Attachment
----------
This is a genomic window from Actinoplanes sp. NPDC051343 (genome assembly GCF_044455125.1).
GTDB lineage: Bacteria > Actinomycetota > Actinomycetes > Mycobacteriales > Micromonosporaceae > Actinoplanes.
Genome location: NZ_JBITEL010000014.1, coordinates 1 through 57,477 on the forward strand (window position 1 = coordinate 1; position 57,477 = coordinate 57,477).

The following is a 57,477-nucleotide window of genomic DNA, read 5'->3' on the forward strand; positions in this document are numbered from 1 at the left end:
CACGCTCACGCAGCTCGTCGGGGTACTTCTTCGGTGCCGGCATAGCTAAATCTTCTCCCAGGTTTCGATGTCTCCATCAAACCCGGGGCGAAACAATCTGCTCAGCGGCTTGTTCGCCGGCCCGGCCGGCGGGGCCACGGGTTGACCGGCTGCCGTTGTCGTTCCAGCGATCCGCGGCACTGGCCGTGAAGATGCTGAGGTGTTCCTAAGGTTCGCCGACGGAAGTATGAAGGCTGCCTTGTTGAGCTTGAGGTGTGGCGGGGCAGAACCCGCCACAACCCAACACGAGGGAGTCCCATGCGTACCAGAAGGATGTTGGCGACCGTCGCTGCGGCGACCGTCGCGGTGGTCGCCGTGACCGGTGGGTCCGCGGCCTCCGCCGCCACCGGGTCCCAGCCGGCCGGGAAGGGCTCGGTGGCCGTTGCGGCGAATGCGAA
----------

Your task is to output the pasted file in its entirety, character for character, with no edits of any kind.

This is a genomic window from Actinoplanes sp. NPDC051343 (genome assembly GCF_044455125.1).
GTDB lineage: Bacteria > Actinomycetota > Actinomycetes > Mycobacteriales > Micromonosporaceae > Actinoplanes.
Genome location: NZ_JBITEL010000014.1, coordinates 1 through 57,477 on the forward strand (window position 1 = coordinate 1; position 57,477 = coordinate 57,477).

The following is a 57,477-nucleotide window of genomic DNA, read 5'->3' on the forward strand; positions in this document are numbered from 1 at the left end:
CACGCTCACGCAGCTCGTCGGGGTACTTCTTCGGTGCCGGCATAGCTAAATCTTCTCCCAGGTTTCGATGTCTCCATCAAACCCGGGGCGAAACAATCTGCTCAGCGGCTTGTTCGCCGGCCCGGCCGGCGGGGCCACGGGTTGACCGGCTGCCGTTGTCGTTCCAGCGATCCGCGGCACTGGCCGTGAAGATGCTGAGGTGTTCCTAAGGTTCGCCGACGGAAGTATGAAGGCTGCCTTGTTGAGCTTGAGGTGTGGCGGGGCAGAACCCGCCACAACCCAACACGAGGGAGTCCCATGCGTACCAGAAGGATGTTGGCGACCGTCGCTGCGGCGACCGTCGCGGTGGTCGCCGTGACCGGTGGGTCCGCGGCCTCCGCCGCCACCGGGTCCCAGCCGGCCGGGAAGGGCTCGGTGGCCGTTGCGGCGAATGCGAA